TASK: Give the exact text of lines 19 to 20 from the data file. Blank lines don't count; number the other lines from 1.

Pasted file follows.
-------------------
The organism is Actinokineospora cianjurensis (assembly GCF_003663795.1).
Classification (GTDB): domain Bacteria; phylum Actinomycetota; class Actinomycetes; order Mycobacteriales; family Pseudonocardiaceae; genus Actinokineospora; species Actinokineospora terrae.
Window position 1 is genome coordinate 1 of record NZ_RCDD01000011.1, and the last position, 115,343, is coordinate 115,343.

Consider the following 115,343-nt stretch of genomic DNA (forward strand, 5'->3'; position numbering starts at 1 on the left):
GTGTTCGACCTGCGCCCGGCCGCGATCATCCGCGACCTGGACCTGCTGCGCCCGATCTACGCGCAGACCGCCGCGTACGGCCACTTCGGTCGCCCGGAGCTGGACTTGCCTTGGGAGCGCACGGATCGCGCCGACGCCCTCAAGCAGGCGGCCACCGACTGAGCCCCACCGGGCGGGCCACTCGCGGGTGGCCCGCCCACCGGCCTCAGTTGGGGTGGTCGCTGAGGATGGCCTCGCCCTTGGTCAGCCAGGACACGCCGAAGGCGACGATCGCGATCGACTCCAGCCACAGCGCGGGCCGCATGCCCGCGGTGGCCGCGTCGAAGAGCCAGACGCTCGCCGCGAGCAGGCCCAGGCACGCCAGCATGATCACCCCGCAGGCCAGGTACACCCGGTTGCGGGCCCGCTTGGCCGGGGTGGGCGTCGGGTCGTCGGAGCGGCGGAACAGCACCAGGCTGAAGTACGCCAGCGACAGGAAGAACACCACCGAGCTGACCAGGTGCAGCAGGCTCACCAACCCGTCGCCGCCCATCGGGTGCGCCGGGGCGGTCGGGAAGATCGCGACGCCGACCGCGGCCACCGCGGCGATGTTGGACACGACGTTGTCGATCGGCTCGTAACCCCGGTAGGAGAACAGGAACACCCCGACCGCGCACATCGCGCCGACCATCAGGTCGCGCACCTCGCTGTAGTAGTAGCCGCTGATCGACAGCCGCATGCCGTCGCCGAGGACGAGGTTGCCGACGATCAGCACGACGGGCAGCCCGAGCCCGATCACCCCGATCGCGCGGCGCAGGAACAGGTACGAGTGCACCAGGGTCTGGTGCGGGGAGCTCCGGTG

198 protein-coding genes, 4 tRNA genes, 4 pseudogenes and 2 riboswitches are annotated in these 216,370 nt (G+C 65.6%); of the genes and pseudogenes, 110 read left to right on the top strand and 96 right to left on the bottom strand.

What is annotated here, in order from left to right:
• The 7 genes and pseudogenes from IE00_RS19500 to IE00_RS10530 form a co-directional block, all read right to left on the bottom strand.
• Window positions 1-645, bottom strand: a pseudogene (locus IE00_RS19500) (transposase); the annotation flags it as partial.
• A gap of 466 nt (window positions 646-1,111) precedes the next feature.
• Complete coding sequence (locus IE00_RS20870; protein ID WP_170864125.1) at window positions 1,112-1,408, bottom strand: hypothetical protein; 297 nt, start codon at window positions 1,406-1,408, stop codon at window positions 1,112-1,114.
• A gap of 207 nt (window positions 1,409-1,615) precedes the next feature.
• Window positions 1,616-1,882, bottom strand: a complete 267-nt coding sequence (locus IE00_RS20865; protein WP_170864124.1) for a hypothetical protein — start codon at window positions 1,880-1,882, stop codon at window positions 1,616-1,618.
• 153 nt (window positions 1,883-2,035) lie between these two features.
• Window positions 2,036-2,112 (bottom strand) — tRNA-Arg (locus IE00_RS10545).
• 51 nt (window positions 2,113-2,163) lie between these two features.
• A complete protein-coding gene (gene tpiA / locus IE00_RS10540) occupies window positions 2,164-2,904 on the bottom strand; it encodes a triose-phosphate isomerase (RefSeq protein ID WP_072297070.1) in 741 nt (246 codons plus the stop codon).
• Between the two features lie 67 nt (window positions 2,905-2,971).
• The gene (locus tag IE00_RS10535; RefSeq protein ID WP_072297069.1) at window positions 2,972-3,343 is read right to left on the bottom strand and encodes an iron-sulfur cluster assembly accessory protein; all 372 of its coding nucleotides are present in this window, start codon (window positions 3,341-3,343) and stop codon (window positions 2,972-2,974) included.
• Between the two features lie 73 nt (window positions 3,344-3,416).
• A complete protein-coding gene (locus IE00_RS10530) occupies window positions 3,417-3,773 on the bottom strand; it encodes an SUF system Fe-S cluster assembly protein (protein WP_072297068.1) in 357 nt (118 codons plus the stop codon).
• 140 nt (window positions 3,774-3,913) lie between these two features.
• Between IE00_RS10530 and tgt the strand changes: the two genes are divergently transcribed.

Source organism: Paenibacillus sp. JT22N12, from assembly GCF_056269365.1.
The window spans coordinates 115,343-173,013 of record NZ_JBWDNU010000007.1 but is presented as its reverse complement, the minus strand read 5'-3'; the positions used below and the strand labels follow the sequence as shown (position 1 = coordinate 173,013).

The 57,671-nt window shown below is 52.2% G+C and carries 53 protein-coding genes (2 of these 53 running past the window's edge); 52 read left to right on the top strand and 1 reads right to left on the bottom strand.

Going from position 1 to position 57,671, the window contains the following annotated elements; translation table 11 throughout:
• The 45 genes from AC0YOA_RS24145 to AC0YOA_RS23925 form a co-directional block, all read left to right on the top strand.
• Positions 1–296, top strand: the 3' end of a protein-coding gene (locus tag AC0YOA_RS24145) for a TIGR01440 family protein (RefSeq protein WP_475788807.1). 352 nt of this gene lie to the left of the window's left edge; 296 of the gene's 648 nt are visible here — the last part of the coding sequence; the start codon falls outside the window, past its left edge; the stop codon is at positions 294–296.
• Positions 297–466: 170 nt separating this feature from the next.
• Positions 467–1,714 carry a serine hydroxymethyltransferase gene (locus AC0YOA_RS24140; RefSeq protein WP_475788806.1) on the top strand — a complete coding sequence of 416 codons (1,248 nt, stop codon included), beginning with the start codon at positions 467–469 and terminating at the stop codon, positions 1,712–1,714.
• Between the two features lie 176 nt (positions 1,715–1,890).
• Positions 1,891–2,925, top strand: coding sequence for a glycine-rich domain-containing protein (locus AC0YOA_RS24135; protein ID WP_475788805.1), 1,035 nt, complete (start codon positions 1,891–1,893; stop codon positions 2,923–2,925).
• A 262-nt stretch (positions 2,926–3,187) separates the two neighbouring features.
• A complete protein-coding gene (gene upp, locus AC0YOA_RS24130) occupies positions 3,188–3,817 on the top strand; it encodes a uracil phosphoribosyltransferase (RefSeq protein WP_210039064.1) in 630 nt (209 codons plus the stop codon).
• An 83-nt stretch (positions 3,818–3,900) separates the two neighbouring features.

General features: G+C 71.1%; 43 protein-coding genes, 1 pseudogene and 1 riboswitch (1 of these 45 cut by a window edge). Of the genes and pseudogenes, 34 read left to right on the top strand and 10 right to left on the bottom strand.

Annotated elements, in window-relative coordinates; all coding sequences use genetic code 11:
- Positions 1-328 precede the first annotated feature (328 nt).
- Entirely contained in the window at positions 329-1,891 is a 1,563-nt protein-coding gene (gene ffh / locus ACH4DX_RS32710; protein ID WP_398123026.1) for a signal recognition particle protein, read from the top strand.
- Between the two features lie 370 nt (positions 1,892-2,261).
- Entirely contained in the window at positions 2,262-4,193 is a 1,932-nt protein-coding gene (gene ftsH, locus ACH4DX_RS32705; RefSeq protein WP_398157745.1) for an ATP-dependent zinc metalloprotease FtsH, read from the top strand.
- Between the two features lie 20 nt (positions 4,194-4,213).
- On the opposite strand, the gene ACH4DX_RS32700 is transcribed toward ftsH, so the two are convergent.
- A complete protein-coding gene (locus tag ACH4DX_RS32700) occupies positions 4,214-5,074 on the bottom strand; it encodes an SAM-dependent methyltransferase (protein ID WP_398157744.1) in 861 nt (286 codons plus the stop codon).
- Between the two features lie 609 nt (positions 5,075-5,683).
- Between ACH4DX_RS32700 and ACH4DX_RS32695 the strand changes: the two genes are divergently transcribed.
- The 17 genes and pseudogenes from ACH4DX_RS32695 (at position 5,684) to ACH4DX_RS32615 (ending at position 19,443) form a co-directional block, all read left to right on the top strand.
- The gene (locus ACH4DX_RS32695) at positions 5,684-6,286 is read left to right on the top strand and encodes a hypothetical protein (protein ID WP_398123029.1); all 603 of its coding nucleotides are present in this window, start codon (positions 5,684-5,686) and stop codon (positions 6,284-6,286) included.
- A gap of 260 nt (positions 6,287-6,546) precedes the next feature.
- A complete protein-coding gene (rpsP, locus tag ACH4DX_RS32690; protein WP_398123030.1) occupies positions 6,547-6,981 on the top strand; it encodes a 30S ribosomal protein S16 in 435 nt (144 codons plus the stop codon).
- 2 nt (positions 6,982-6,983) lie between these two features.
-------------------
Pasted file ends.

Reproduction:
• The gene (locus tag IE00_RS10535; RefSeq protein ID WP_072297069.1) at window positions 2,972-3,343 is read right to left on the bottom strand and encodes an iron-sulfur cluster assembly accessory protein; all 372 of its coding nucleotides are present in this window, start codon (window positions 3,341-3,343) and stop codon (window positions 2,972-2,974) included.
• Between the two features lie 73 nt (window positions 3,344-3,416).